Unfortunately, a call about the crime spree interrupts the sweet moment. Pretty soon, Nick is with Hank and Wu is filling them both in on the downtown devastation. We find out the name of the kidnapped shop owner is Xavier Arivaca, while the murder victim is named Ken Honeycutt. Wu cuts to the chase pretty quickly though: the claw mark that’s been popping up in conjunction with that “Occultatum Libera” mess in almost every episode this season is on the wall of Xavier’s bakery. The next morning, Monrosalee find out about Xavier’s kidnapping on the news. It turns out they’re pretty good friends. While it would get worn out if they knew everybody in Portland’s Wesen world, it’s a great way of integrating all aspects of the show into a big case. Moments later, a frantic Bud shows up at their door revealing his ties to the murdered flower shop owner, who like him was an Eisbiber. The news report also delivers some even scarier news: similar attacks happened elsewhere too. We’re just getting a glimpse of the Uprising’s effect. We get an even bigger view when we’re dropped in on the group terrorizing Xavier. The leader, Dallas Cruz, shows Xavier a picture of Monroe. Xavier claims not to know him, but a woge on Cruz’s part and things start feeling really ominous.

At the precinct, Nick and company try to make sense of the incongruous events of the night before. They know it’s clearly tied to that claw mark, but that’s pretty much it. Fortunately, Monrosalee give Nick a ring and our detectives are out the door ready to find out more about the victims of the attack. While most of the gang is about to converge on this latest mess, Adalind and Trubel have an uncomfortable heart-to-heart.  Trubel isn’t exactly on Team Adalind, but she isn’t chopping her head off yet either, so there’s hope of a friendship there. Until then, Trubel will treat the blonde with characteristic bluntness; she asks Adalind if she’s in love with Nick. Adalind’s response to the question is appropriately awkward and even a little defensive. At the same time, her resistance seems natural and not a put on. Adalind asks about Meisner, but Trubel is dismissive until Adalind mentions Diana. There’s a tension there and Jacqueline Toboni doesn’t miss a beat going from hard edged to a little softer as Trubel. She shifts right back when Adalind asks about Juliette. It’s a great moment between two very different characters that have their own unique attachments to the same man.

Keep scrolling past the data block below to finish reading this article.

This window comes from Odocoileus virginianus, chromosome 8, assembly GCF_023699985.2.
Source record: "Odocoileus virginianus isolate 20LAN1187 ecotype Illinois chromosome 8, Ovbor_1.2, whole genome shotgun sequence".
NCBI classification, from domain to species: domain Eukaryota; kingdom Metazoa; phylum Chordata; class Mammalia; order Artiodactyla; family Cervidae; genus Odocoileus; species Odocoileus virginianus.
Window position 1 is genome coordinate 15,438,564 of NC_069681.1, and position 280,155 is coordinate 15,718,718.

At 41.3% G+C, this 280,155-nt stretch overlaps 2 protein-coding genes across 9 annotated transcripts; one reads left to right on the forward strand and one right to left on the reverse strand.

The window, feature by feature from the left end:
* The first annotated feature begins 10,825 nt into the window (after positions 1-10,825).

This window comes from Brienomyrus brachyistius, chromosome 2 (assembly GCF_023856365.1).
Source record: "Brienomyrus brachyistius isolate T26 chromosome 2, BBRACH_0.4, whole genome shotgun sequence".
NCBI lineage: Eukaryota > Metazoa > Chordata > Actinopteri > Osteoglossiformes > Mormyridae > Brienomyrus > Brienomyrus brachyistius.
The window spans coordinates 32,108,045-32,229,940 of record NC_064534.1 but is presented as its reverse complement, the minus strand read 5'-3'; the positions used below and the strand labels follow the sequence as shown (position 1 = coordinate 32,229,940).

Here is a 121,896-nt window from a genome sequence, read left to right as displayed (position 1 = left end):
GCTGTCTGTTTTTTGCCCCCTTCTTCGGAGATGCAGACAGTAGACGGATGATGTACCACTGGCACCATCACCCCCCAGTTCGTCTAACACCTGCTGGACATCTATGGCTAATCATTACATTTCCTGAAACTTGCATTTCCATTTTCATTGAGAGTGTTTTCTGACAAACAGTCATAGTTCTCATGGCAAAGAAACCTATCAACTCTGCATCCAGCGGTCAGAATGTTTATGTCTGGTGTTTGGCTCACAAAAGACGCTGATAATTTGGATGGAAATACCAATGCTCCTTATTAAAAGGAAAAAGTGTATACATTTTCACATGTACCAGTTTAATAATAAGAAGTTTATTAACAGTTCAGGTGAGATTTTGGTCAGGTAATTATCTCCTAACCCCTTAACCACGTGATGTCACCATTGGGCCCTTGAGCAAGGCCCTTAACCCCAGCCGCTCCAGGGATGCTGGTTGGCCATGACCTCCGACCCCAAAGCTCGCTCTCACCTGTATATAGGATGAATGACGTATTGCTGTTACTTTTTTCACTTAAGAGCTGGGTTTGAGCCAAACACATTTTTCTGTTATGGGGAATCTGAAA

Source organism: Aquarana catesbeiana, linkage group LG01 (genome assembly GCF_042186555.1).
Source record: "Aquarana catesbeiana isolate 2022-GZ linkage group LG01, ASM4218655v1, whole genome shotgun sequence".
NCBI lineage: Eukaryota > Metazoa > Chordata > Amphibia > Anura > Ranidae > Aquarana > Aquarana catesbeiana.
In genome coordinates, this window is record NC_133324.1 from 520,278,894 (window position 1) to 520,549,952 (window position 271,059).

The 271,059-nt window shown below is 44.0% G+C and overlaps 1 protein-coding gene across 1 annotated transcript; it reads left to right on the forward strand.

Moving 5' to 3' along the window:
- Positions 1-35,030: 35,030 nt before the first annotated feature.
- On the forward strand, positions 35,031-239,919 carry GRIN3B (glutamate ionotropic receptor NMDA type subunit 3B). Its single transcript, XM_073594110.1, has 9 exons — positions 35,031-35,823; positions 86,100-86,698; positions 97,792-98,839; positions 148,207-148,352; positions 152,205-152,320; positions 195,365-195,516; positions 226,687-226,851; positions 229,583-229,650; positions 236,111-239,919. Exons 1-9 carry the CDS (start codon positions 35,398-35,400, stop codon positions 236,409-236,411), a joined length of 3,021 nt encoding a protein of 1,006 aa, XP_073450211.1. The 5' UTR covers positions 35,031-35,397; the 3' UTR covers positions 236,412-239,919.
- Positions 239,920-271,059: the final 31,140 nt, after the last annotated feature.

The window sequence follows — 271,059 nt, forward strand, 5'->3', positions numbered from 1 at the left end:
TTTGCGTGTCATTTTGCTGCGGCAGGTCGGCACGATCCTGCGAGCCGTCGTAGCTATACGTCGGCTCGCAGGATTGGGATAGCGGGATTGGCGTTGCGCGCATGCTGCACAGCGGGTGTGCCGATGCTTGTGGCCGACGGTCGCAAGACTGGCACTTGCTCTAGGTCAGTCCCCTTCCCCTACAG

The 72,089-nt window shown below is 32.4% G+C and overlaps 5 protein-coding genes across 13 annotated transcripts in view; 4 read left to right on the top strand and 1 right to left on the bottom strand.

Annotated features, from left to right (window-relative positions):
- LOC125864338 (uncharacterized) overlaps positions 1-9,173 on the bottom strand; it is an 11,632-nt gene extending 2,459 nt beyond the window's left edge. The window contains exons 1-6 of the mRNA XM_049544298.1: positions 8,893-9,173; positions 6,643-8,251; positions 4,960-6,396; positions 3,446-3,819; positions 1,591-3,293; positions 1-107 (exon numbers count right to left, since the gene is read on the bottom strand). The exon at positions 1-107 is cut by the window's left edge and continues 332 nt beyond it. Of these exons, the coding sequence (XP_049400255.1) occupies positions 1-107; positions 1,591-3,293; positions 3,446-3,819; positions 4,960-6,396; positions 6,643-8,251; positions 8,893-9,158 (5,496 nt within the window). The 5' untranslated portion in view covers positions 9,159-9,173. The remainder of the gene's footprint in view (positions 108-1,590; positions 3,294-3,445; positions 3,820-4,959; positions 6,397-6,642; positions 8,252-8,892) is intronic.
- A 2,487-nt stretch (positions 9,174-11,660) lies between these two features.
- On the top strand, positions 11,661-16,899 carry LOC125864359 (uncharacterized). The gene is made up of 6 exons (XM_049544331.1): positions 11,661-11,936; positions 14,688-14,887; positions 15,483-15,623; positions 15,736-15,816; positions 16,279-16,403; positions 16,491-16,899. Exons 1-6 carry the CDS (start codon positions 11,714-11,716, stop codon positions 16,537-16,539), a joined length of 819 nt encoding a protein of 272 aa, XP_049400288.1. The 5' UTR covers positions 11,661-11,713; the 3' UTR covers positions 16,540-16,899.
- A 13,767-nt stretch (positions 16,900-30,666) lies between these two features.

Less tense is Monroe’s explanation of Xavier to Nick and Hank once they arrive at his place. Apparently, Xavier is something called a Hasenfussige Schnecke. Think a hideous anthropomorphic blobfish and you’ll have this guy down. Bud gets the full info dump about the Uprising too. Something about him knowing makes me worried. He’s just an awkward little Eisbiber. Meanwhile, Wu is also finding things out. Namely, he learns Xavier’s whereabouts: back in his vandalized bakery. Xavier’s beaten up, but alive. He might be a disgusting blobfish, but he’s still doing better than Ken.

While Trubel is dropping knowledge and the Uprising is dropping bodies, Renard has been nowhere in sight. Worry not, fans. The hunky captain is filming a campaign commercial for Andrew Dixon. Looks like two episodes of prodding convinced him to make a public endorsement. Renard also meets a lovely redheaded woman named Rachel Wood. I get the feeling Rachel might pop up again based on the spark she had with Renard, but who knows. I’m still waiting for Toni Trucks to pop back up as Janelle Farris so Hank can finally get a stable love interest. Before we fall too deeply into Renard’s dreamy eyes—I see you, Rachel—we’re back with Nick and company. Monroe has some knowledge to share too. Specifically, he explains that most historical street riots often had a secret Wesen origin.  That would mean the vandals were upholding a destructive tradition.